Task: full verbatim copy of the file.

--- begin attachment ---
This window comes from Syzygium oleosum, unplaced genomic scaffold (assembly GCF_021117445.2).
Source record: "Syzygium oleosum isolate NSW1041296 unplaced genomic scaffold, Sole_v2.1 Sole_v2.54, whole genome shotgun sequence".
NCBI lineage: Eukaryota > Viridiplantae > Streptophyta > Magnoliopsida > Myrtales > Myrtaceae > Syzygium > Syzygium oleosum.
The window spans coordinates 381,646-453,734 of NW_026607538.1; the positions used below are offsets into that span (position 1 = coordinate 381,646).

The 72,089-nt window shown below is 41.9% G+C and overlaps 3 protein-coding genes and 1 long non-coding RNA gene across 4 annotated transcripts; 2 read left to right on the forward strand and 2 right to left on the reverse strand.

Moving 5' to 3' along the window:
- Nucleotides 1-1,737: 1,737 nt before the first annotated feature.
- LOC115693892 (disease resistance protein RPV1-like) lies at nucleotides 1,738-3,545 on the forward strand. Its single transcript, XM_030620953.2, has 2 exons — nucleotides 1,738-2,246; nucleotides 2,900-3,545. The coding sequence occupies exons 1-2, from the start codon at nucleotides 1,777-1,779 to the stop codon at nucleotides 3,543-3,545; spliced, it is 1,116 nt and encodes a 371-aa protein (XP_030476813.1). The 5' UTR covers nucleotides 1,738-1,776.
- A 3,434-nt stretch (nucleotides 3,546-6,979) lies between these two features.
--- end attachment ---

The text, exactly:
This window comes from Syzygium oleosum, unplaced genomic scaffold (assembly GCF_021117445.2).
Source record: "Syzygium oleosum isolate NSW1041296 unplaced genomic scaffold, Sole_v2.1 Sole_v2.54, whole genome shotgun sequence".
NCBI lineage: Eukaryota > Viridiplantae > Streptophyta > Magnoliopsida > Myrtales > Myrtaceae > Syzygium > Syzygium oleosum.
The window spans coordinates 381,646-453,734 of NW_026607538.1; the positions used below are offsets into that span (position 1 = coordinate 381,646).

The 72,089-nt window shown below is 41.9% G+C and overlaps 3 protein-coding genes and 1 long non-coding RNA gene across 4 annotated transcripts; 2 read left to right on the forward strand and 2 right to left on the reverse strand.

Moving 5' to 3' along the window:
- Nucleotides 1-1,737: 1,737 nt before the first annotated feature.
- LOC115693892 (disease resistance protein RPV1-like) lies at nucleotides 1,738-3,545 on the forward strand. Its single transcript, XM_030620953.2, has 2 exons — nucleotides 1,738-2,246; nucleotides 2,900-3,545. The coding sequence occupies exons 1-2, from the start codon at nucleotides 1,777-1,779 to the stop codon at nucleotides 3,543-3,545; spliced, it is 1,116 nt and encodes a 371-aa protein (XP_030476813.1). The 5' UTR covers nucleotides 1,738-1,776.
- A 3,434-nt stretch (nucleotides 3,546-6,979) lies between these two features.